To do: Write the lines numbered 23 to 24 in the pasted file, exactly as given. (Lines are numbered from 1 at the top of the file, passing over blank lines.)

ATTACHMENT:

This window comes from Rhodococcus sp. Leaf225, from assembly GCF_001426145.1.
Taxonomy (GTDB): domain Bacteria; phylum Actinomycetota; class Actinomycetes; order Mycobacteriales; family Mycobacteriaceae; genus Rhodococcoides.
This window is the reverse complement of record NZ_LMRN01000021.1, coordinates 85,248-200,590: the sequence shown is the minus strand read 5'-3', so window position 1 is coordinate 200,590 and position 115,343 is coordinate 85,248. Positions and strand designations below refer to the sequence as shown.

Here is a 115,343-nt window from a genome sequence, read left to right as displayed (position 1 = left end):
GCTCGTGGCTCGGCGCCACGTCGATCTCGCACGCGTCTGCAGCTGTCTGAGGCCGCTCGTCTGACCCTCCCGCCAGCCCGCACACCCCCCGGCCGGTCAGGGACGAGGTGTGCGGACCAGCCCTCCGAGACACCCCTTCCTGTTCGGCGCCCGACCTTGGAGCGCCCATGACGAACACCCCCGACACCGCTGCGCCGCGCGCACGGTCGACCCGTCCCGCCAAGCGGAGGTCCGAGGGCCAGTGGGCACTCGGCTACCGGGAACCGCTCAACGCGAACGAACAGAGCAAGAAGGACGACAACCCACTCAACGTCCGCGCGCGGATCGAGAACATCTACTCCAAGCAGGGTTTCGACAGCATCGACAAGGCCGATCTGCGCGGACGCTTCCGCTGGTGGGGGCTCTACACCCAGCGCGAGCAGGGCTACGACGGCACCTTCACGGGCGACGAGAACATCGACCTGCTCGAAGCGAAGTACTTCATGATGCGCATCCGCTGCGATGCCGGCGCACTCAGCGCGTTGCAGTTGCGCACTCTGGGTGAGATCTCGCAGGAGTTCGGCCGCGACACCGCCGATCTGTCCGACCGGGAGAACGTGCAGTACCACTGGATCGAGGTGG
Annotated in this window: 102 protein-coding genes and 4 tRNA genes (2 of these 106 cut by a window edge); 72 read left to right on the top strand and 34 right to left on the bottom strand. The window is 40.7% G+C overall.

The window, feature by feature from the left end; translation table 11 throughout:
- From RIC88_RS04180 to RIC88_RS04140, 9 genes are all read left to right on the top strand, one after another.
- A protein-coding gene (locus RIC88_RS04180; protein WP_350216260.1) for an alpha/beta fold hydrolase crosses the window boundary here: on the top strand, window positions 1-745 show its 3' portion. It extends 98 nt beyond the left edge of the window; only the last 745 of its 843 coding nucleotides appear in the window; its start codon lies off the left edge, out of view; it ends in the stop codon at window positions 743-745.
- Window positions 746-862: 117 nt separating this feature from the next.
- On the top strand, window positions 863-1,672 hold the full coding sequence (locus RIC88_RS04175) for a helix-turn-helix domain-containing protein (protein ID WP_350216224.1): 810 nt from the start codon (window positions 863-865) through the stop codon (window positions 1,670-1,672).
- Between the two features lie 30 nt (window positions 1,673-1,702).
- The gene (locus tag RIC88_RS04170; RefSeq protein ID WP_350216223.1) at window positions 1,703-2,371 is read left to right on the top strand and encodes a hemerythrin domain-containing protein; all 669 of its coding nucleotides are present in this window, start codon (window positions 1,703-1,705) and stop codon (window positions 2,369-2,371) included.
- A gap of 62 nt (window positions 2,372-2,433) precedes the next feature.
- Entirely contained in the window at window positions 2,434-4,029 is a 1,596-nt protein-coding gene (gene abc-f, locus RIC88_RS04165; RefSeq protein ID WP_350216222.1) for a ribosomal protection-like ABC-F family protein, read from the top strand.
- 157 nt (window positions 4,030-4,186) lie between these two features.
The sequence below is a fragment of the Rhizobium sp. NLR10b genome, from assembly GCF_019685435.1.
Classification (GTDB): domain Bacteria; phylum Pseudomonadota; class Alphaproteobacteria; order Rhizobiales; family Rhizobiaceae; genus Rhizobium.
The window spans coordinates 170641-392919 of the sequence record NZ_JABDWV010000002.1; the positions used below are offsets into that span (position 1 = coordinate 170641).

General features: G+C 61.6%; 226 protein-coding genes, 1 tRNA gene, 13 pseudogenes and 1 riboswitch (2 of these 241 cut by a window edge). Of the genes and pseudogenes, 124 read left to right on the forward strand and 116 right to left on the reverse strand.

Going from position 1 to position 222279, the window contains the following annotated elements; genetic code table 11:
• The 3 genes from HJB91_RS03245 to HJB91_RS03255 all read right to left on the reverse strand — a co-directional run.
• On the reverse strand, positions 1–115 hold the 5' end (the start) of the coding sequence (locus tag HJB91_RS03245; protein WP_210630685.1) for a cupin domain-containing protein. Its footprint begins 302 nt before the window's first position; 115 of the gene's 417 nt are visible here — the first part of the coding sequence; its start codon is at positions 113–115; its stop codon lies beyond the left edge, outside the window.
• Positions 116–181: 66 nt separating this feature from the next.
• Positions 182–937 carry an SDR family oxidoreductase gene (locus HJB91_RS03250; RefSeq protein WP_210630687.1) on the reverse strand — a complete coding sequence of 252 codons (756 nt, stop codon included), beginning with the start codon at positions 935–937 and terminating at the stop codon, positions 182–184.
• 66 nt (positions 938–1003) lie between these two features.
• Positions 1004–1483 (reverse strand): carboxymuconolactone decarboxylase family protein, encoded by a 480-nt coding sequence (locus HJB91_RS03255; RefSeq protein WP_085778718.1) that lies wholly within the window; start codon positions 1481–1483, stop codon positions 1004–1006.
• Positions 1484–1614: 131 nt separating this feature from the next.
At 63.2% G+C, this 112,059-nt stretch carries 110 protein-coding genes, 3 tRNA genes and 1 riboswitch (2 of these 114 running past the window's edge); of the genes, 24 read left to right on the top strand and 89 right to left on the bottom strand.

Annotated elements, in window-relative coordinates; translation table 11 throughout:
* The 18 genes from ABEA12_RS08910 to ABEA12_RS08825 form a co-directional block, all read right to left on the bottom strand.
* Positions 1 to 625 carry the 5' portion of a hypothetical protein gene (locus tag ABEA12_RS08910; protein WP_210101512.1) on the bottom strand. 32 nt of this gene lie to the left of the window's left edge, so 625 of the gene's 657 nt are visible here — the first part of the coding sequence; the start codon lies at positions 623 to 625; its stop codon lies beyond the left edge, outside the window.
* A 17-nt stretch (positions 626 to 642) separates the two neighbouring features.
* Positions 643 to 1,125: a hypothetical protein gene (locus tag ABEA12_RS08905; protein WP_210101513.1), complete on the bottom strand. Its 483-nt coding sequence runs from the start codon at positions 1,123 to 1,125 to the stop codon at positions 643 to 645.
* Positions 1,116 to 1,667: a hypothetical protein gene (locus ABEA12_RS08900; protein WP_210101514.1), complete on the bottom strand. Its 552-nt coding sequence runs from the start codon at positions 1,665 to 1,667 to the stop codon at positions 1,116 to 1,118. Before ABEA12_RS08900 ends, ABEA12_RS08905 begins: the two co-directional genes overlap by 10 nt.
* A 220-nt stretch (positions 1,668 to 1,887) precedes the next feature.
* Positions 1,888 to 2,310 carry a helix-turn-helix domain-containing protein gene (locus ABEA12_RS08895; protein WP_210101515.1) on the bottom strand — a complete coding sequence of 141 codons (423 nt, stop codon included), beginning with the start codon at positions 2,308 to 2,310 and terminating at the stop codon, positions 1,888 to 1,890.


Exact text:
• On the reverse strand, positions 1–115 hold the 5' end (the start) of the coding sequence (locus tag HJB91_RS03245; protein WP_210630685.1) for a cupin domain-containing protein. Its footprint begins 302 nt before the window's first position; 115 of the gene's 417 nt are visible here — the first part of the coding sequence; its start codon is at positions 113–115; its stop codon lies beyond the left edge, outside the window.
• Positions 116–181: 66 nt separating this feature from the next.